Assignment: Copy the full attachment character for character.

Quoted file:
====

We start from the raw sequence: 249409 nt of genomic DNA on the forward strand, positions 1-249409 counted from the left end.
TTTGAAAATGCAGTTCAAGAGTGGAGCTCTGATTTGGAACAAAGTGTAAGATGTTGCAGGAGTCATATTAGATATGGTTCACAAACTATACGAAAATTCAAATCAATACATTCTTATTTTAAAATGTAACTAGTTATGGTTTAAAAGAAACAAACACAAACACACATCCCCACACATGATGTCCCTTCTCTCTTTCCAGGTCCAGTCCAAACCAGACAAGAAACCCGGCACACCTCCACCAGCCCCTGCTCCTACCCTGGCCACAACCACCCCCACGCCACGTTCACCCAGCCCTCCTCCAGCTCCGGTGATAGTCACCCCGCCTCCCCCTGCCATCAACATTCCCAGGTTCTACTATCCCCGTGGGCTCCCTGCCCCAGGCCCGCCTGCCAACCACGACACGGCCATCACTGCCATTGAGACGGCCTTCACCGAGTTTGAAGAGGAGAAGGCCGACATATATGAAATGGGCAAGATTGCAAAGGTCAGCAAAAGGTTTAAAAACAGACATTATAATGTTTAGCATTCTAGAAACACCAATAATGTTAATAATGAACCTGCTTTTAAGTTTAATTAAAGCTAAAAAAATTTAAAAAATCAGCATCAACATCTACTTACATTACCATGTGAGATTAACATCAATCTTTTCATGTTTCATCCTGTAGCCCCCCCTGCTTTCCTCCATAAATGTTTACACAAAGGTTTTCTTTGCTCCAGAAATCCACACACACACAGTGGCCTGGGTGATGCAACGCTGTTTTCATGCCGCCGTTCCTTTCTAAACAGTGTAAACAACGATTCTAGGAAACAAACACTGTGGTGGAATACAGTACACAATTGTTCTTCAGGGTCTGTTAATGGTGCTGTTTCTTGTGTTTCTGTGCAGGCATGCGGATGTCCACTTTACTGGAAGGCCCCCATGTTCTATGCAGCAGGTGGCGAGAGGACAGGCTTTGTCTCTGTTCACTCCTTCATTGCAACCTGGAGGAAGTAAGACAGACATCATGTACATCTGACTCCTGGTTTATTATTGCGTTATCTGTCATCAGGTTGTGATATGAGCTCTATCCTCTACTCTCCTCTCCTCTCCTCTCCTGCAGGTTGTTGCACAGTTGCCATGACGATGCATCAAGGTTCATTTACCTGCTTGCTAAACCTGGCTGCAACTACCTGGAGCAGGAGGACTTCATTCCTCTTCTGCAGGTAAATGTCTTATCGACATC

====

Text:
We start from the raw sequence: 249409 nt of genomic DNA on the forward strand, positions 1-249409 counted from the left end.
TTTGAAAATGCAGTTCAAGAGTGGAGCTCTGATTTGGAACAAAGTGTAAGATGTTGCAGGAGTCATATTAGATATGGTTCACAAACTATACGAAAATTCAAATCAATACATTCTTATTTTAAAATGTAACTAGTTATGGTTTAAAAGAAACAAACACAAACACACATCCCCACACATGATGTCCCTTCTCTCTTTCCAGGTCCAGTCCAAACCAGACAAGAAACCCGGCACACCTCCACCAGCCCCTGCTCCTACCCTGGCCACAACCACCCCCACGCCACGTTCACCCAGCCCTCCTCCAGCTCCGGTGATAGTCACCCCGCCTCCCCCTGCCATCAACATTCCCAGGTTCTACTATCCCCGTGGGCTCCCTGCCCCAGGCCCGCCTGCCAACCACGACACGGCCATCACTGCCATTGAGACGGCCTTCACCGAGTTTGAAGAGGAGAAGGCCGACATATATGAAATGGGCAAGATTGCAAAGGTCAGCAAAAGGTTTAAAAACAGACATTATAATGTTTAGCATTCTAGAAACACCAATAATGTTAATAATGAACCTGCTTTTAAGTTTAATTAAAGCTAAAAAAATTTAAAAAATCAGCATCAACATCTACTTACATTACCATGTGAGATTAACATCAATCTTTTCATGTTTCATCCTGTAGCCCCCCCTGCTTTCCTCCATAAATGTTTACACAAAGGTTTTCTTTGCTCCAGAAATCCACACACACACAGTGGCCTGGGTGATGCAACGCTGTTTTCATGCCGCCGTTCCTTTCTAAACAGTGTAAACAACGATTCTAGGAAACAAACACTGTGGTGGAATACAGTACACAATTGTTCTTCAGGGTCTGTTAATGGTGCTGTTTCTTGTGTTTCTGTGCAGGCATGCGGATGTCCACTTTACTGGAAGGCCCCCATGTTCTATGCAGCAGGTGGCGAGAGGACAGGCTTTGTCTCTGTTCACTCCTTCATTGCAACCTGGAGGAAGTAAGACAGACATCATGTACATCTGACTCCTGGTTTATTATTGCGTTATCTGTCATCAGGTTGTGATATGAGCTCTATCCTCTACTCTCCTCTCCTCTCCTCTCCTGCAGGTTGTTGCACAGTTGCCATGACGATGCATCAAGGTTCATTTACCTGCTTGCTAAACCTGGCTGCAACTACCTGGAGCAGGAGGACTTCATTCCTCTTCTGCAGGTAAATGTCTTATCGACATC